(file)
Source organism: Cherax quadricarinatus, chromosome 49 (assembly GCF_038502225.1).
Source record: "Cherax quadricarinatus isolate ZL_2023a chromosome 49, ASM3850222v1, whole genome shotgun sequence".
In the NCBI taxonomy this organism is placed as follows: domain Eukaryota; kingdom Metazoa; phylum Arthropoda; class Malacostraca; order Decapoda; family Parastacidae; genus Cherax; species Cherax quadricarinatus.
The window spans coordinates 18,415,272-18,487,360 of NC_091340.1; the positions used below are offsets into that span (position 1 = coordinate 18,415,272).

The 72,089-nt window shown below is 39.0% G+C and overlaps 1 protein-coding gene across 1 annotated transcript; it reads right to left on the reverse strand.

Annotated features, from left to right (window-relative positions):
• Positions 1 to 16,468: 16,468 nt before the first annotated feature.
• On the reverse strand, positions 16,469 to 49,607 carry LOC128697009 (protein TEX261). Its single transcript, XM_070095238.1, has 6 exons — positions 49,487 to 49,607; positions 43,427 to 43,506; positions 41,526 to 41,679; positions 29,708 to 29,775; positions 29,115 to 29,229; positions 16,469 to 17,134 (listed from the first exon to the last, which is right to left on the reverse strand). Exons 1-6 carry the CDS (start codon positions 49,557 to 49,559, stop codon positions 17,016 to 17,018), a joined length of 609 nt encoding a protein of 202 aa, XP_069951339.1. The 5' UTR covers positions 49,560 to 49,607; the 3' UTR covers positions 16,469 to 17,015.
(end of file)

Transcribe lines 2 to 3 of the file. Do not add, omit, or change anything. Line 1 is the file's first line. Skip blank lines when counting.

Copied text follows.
Source record: "Cherax quadricarinatus isolate ZL_2023a chromosome 49, ASM3850222v1, whole genome shotgun sequence".
In the NCBI taxonomy this organism is placed as follows: domain Eukaryota; kingdom Metazoa; phylum Arthropoda; class Malacostraca; order Decapoda; family Parastacidae; genus Cherax; species Cherax quadricarinatus.